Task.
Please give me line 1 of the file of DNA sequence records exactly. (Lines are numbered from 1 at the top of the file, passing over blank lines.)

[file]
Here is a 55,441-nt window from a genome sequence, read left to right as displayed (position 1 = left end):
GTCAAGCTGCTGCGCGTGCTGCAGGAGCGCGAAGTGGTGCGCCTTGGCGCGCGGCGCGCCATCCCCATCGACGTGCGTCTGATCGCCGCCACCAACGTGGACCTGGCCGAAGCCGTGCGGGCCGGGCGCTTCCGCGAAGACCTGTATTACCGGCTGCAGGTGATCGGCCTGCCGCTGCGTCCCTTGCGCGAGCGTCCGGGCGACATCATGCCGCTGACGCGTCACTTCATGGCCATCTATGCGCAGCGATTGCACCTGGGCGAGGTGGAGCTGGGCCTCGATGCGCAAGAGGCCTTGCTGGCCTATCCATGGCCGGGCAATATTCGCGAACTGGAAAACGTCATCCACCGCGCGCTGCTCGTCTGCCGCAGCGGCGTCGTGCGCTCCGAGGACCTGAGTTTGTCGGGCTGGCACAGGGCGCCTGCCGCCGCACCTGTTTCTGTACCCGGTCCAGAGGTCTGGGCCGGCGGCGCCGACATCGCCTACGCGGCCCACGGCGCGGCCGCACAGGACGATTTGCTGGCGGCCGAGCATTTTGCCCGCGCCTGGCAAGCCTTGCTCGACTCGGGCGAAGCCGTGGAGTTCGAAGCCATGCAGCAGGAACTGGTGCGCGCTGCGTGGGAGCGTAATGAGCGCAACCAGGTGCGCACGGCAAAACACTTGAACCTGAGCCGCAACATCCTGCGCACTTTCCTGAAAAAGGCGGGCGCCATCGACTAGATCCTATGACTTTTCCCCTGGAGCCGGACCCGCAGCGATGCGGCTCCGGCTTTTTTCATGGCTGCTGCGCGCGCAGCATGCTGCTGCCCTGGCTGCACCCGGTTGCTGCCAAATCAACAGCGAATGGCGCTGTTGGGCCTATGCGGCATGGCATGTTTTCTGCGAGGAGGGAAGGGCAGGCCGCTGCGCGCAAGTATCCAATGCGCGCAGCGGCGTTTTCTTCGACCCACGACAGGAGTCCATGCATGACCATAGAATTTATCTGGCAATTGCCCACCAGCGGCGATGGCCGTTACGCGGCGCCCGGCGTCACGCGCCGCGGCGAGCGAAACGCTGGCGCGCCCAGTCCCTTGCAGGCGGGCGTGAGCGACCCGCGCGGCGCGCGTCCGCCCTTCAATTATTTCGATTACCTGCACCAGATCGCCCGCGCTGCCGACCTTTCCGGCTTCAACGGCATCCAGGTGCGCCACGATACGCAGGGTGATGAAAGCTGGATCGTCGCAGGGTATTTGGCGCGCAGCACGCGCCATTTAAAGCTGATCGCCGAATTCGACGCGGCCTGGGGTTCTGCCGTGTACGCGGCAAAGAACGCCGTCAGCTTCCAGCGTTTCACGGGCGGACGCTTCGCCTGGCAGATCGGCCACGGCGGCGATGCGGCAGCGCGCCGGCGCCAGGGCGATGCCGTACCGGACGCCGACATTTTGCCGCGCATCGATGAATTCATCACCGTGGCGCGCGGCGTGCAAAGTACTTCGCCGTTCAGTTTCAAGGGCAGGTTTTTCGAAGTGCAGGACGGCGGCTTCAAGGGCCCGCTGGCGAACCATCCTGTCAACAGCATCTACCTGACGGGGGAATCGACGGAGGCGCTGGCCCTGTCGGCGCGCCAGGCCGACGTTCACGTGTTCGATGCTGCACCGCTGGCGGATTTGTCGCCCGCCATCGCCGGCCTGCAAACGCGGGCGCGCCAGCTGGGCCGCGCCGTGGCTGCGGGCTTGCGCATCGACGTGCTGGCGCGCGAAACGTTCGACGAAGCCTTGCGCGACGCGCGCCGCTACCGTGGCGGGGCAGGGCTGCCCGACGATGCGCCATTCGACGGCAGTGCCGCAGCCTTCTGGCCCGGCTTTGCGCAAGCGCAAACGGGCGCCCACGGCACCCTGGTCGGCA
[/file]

Here is a 55,441-nt window from a genome sequence, read left to right as displayed (position 1 = left end):